After a couple of months, Ayvazyan and Terabelian rented a second residence on the outskirts of Tivat: a waterfront villa with a swimming pool and panoramic view of the bay. From the upstairs terrace, they could gaze at little fishing boats bobbing on the water and, in winter, the snow-capped peaks beyond.
They kept the apartment in Porto Montenegro and, at some point, rented another, according to the police. Why they needed three places is unknown. Neighbors recalled seeing the Range Rover — and the black dog too — at both the villa and the apartment complex.
Some locals were puzzled by the scant details they picked up about the couple’s background. “De Leon” hinted that he was a Mexican of Greek origin, they said.
Terabelian, who once ran a Sherman Oaks hair salon for kids called Little Rock Stars, was friendly, vendors recalled. A cashier at a shop in Porto Montenegro recalled that “Nataly” once needed help finding a real Christmas tree, because the ones she saw for sale in Tivat were plastic.
“She is very nice to me,” the cashier said after a peek at Terabelian’s mug shot on a visitor’s phone.
Terabelian acquired a reputation as a generous tipper. One merchant recalled joking with a co-worker that tips that big rarely come from people whose money was hard-earned.
Back in Los Angeles, FBI agents were scrambling to figure out where the couple had gone. One of their leading suspicions — Armenia, where Ayvazyan was born and spent his early boyhood — was 1,800 miles off the mark.
The FBI sought help from Interpol, the global law enforcement network, and offered a $20,000 reward for tips on their location. The agency raided the Encino house where Ayvazyan’s mother was living. The couple had been seen there just before they left the United States.
But the Mexican passports kept Ayvazyan, 43, and Terabelian, 37, invisible.
Their escape was a big blow to the Justice Department’s fight against pandemic fraud. Ayvazyan had masterminded a plot to secure emergency aid for 151 small businesses that, for the most part, did not exist.
Richard Ayvazyan gets 17 years in prison for huge L.A. pandemic loan scam, wife Marietta Terabelian gets 6 years, brother Artur Ayvazyan gets 5 years
Posing as “Iuliia Zhadko” and “Viktoria Kauichko,” he and Terabelian opened bank accounts for many of the fake companies that applied for loans. The swindle yielded $18 million in taxpayer money in just five months.
The couple used COVID relief to buy their Tarzana mansion overlooking the Valley. The morning the FBI raided the house, Terabelian was seen tossing a grocery bag into the backyard bushes. FBI agents fetched it and dumped the contents onto the lawn: $451,000 in cash.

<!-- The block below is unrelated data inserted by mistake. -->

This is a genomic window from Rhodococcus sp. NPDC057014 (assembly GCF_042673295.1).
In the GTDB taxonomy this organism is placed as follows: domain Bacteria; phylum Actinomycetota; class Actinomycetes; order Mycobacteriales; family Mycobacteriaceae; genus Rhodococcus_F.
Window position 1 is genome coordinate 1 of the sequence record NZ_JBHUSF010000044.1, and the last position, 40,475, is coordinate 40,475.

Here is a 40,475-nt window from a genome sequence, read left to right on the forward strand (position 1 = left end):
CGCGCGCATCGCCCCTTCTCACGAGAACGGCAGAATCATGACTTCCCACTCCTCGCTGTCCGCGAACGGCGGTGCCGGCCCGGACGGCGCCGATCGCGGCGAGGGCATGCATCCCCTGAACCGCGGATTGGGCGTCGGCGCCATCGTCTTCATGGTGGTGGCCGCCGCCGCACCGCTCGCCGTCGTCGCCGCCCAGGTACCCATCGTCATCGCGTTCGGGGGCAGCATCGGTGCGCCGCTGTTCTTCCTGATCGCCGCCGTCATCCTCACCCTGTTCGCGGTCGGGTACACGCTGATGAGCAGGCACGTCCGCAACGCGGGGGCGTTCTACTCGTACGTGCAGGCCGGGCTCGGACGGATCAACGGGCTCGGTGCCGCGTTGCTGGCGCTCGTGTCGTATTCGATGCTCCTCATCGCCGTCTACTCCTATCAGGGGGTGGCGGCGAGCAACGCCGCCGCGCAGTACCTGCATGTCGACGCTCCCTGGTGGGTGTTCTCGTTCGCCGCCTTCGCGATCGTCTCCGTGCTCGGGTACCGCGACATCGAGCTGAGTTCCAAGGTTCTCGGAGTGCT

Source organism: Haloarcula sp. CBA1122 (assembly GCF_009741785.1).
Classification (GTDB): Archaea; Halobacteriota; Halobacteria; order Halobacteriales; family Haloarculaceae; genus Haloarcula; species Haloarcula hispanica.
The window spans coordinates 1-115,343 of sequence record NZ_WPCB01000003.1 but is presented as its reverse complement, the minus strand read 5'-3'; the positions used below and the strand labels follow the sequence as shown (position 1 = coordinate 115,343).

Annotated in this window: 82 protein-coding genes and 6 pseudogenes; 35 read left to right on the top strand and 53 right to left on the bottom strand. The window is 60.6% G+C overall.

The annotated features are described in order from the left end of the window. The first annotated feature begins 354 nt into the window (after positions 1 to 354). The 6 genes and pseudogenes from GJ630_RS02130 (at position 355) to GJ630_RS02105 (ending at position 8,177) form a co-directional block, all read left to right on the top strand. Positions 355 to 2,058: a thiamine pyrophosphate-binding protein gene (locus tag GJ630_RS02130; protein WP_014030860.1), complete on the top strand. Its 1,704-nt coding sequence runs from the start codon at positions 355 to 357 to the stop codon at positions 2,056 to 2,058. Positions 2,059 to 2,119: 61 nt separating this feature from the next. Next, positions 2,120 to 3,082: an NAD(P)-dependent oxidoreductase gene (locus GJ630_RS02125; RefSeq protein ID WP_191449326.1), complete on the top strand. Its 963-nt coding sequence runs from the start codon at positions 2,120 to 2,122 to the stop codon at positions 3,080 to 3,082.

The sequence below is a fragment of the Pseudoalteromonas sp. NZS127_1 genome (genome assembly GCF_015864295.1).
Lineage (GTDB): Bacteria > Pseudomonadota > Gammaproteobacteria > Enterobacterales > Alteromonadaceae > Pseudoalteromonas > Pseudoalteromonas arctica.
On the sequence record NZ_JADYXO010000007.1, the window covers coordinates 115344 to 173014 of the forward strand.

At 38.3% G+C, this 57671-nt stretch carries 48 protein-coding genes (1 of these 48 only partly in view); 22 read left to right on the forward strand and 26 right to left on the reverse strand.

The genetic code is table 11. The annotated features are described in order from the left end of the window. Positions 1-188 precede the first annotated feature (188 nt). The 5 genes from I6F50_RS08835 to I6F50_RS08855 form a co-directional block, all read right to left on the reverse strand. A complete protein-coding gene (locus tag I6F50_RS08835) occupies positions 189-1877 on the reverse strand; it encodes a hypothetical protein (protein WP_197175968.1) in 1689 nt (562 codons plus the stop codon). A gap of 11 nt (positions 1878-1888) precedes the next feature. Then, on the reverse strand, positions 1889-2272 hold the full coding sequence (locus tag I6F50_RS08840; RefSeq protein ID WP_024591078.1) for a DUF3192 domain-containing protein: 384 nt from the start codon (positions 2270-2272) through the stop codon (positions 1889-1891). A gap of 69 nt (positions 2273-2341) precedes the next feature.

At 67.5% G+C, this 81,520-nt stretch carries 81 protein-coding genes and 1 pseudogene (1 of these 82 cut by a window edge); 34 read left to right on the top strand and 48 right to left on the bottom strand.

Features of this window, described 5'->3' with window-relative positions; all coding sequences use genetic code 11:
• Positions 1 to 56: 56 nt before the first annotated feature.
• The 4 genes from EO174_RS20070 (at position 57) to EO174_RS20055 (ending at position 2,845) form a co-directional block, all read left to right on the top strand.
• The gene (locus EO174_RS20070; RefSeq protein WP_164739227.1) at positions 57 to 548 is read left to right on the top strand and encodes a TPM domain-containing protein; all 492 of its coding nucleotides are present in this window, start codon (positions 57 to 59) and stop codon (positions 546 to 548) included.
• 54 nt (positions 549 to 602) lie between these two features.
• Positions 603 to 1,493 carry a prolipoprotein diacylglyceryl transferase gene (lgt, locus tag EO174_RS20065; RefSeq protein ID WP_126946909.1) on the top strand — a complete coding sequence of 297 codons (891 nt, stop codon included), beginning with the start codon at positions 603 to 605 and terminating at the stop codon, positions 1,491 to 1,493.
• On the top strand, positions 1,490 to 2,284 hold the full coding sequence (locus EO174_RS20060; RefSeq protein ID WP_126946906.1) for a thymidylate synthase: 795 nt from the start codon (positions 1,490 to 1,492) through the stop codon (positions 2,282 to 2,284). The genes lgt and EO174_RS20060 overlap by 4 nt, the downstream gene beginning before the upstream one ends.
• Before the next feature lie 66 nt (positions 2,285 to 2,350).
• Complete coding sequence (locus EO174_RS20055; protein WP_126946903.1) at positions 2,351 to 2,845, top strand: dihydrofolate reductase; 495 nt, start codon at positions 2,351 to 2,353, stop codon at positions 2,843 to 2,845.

Agents in combat gear yelled “hands up” and pointed assault weapons at the startled children and their cousins, some in pajamas, as they walked into the backyard with a black dog — possibly the same pet later taken to Montenegro.
Ayvazyan, Terabelian and two relatives were convicted by a federal jury at a June 2021 trial in Los Angeles. Four accomplices pleaded guilty. Their carelessness — it didn’t take long for auditors to flag that many businesses had attached the same employee lists to their loan applications — had done them in.
Prosecutors urged U.S. District Judge Stephen V. Wilson to have Ayvazyan locked up as soon as the trial ended, but Wilson let him stay free on bail. Two months later, Ayvazyan and his wife sliced off their ankle monitoring bracelets and absconded.
By the time Wilson sentenced them in absentia in November — 17 years in prison for Ayvazyan, six for Terabelian — they were settling into their bay-front villa.
A few weeks later, Ayvazyan’s chief lieutenant in the fraud ring — Tamara Dadyan — was up for sentencing. The brash Encino real estate agent had been openly contemptuous of the judge at times.
Her husband, Artur, was Ayvazyan’s brother. When she pleaded guilty to three felonies, she implicated both brothers and Terabelian in the crimes.
In Dadyan’s home office, the FBI had found all manner of things suggesting that she too could easily flee: fake identification documents, credit cards for phony businesses, counterfeit and stolen notary stamps and court seals.
When Wilson sentenced her to more than 10 years in prison, a prosecutor told him that Ayvazyan and Terabelian might offer Dadyan refuge in a foreign country. There was a “high, high likelihood” she would take off, he said. But Wilson had faith in Dadyan and let her remain free. She was supposed to report to prison by noon on Jan. 28.